'I never asked for autographs when I was photographing celebrities,' Fraser Ballantyne tells me, 'as it seemed unprofessional, but I did on this occasion.' Ballantyne was a staff photographer for almost 40 years on Scotland's Daily Record newspaper, and 'this occasion' was when the Beatles came to town on 19th October, 1964. He was sent to photograph them in their dressing room at the Edinburgh ABC on Lothian Road, in the company of some lucky winners of a newspaper competition to meet the Beatles.
'There were two other photographers and other competition winners and the Beatles were great - What do you want, what would you like us to do? They chatted to the fans and were really pleasant.
'I suppose I spent maybe 20 minutes in the dressing room with them, that's all, just to take the photos of the competition winners. I was taking photos of the concert too but all you had then was a big Rolleiflex with no telephoto lens, so you just got a few photos from the side of the stage. You were expected to wander up and down the aisles, that's all. You daren't stand in front of the Beatles or you'd have been lynched.
'At the end of the act as the curtains came down they dropped their instruments and legged it out of the theatre into an Austin Princess, or something like that, that was waiting for them. They were in the car and away while the audience was still screaming, hoping for an encore. The photographers and journalists all tried to follow them to find out where they were staying, as they kept that a secret, but as we were driving things like Ford Populars we didn't have much chance!
'Everyone assumed they'd be staying in one of the posh Edinburgh hotels, and I can't now remember how it happened but somehow I heard they were staying at the Four Seasons at Loch Earn. I phoned the editor and he said get yourself there, so I drove here and got here about 2am. It was a bitterly cold night, I do remember that. I was told that they'd come in, had something to eat, two of them went to bed and two of them stayed up a bit chatting to people. So I phoned the office and they told me to stay here. I slept in the car and then at about 5am another photographer came out and relieved me, so I never did get to see them here.'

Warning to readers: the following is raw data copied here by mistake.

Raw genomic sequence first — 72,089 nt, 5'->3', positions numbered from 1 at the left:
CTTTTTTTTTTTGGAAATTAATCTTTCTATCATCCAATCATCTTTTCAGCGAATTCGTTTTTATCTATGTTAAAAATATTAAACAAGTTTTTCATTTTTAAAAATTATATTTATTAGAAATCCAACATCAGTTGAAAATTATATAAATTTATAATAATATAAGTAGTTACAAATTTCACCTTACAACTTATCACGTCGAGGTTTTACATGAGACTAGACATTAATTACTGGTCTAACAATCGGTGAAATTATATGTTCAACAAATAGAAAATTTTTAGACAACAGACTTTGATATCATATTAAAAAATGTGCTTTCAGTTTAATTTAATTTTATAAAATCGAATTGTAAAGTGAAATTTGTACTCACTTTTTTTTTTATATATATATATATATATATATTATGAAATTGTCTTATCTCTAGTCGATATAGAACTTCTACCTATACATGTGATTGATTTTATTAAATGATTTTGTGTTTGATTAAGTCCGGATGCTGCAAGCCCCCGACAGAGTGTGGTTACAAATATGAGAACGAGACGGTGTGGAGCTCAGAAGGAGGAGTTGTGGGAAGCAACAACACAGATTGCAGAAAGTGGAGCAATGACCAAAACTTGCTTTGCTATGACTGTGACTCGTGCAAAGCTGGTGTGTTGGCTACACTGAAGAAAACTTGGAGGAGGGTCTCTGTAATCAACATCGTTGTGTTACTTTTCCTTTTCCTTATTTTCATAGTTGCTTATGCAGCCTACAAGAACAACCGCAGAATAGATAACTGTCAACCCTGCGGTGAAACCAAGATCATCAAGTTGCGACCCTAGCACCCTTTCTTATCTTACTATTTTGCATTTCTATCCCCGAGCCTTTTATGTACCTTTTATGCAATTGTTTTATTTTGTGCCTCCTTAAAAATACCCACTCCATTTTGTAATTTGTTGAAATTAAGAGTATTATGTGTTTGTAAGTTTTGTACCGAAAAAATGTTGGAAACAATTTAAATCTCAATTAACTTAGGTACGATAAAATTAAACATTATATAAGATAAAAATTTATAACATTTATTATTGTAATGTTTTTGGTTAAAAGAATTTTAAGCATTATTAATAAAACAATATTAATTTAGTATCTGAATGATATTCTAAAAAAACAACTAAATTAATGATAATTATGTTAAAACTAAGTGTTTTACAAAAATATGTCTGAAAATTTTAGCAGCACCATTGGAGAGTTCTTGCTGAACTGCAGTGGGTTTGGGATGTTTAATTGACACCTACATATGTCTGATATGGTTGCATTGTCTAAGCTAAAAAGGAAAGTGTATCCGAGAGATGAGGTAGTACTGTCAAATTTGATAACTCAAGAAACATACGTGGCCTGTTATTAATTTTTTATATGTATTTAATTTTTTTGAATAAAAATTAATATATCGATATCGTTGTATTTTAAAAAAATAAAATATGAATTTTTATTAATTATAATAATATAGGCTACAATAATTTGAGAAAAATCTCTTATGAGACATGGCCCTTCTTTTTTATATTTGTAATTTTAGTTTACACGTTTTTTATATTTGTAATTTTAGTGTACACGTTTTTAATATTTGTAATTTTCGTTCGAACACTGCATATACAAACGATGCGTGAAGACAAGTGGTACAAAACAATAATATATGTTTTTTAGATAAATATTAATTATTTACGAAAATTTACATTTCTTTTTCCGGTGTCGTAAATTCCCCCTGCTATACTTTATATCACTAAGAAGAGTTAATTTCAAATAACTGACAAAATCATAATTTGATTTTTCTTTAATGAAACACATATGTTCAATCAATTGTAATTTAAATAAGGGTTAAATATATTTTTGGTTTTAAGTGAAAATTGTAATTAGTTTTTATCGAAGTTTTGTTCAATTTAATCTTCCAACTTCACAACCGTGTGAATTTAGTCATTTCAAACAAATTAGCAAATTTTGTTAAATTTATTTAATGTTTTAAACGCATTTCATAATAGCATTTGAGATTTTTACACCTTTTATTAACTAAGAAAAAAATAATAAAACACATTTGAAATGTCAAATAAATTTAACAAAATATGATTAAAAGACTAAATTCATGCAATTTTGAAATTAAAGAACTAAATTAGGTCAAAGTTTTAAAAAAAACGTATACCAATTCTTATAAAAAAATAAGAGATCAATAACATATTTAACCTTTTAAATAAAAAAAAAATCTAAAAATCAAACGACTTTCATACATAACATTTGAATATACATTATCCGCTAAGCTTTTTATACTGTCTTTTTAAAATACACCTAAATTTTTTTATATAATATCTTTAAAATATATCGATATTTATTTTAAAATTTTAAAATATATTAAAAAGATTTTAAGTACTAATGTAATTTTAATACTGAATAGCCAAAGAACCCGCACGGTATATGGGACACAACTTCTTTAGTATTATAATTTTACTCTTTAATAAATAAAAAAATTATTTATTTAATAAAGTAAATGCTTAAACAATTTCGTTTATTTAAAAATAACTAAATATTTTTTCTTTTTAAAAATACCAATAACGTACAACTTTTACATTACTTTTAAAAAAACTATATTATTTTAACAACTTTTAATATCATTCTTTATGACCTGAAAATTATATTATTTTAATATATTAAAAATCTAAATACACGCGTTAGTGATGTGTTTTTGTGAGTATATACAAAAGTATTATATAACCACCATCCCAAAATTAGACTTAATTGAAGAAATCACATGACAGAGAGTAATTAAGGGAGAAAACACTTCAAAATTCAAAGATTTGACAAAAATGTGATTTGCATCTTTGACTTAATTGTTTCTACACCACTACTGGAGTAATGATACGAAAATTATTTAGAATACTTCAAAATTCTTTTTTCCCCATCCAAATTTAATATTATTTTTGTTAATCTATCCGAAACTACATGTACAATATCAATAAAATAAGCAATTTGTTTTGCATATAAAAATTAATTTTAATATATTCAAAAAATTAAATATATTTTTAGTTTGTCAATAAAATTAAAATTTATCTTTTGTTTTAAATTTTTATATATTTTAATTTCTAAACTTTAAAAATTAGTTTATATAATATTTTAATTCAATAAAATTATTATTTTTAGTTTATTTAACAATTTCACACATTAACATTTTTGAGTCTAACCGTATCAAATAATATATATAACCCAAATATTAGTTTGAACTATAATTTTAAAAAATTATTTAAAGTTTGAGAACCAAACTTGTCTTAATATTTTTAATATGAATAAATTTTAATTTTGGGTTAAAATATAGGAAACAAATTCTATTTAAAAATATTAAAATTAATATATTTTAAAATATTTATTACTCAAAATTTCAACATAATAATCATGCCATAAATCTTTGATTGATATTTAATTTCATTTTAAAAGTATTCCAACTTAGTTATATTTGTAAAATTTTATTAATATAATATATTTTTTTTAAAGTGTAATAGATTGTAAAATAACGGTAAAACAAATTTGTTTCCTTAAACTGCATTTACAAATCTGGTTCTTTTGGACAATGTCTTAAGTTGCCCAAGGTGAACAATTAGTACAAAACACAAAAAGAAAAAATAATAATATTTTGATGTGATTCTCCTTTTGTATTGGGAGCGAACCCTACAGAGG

The Author with Fraser Ballantyne (right)
By coincidence, Ballantyne now lives a few hundred yards from the Four Seasons, and I'm staying with my wife in one of the two chalets the Beatles used at the hotel. We're in Chalet 6, which John Lennon and Paul McCartney shared. The chalet's beautifully retro-cool, up a hill in the woods behind the hotel and with the same view of Loch Earn the Beatles would have had. There's a brand new bathroom, and photos of the Fab Four adorn the walls. It's simple and cosy, totally peaceful, and we might even be inspired to write a song if we weren't daunted by seeing the lyrics from Lennon's 'Imagine' on the wall.
While the chalet's inspiring, so too is the rest of the hotel. It's filled with colourful artworks, many from the owner's love of Thailand. It has a tasteful and varied collection of paintings, sculptures, carvings, quirky decorations on window sills and tables, and wall hangings. One of the guest lounges has a beautifully peaceful oriental feel to it, a mix of rich red fabrics and the natural lush green of plants.
The artsy décor flows on into the Meall Reamhar Restaurant, with its two AA rosettes, where our amuse-bouches are incredibly impressive: a simple crab tartlet with a small bowl of chick pea cassoulet, as delicious as anything we've eaten in France.
We both begin with their signature starter of Hebridean king scallops with crisp air-cured bacon, Granny Smith jam, Morcilla black pudding and cauliflower panna cotta. The flavours flow like the lyrics of a Beatles song ... a palate cleansing cup of intensely flavoured pea soup, and a sorbet of Prosecco and wild berry ('I want that for my dessert,' my wife declares) ... Aberdeen Angus beef with an oxtail salad that was darkly sweet and meaty ... a classic Tiramisu with coconut ice cream, a sticky ginger pudding that is a sublime and subtly spiced version of a sticky toffee pudding.
Eventually we haul ourselves up the not very long and winding road to our chalet, and look out on the moonlight hitting the loch. In the morning, enjoying a coffee in the easy chairs and gazing out at the loch again, we know we want to return. 'I want to come back here for several days and write songs,' my wife says. It might have been 50 years since the Beatles stayed here, but they definitely left some musical moods behind them.
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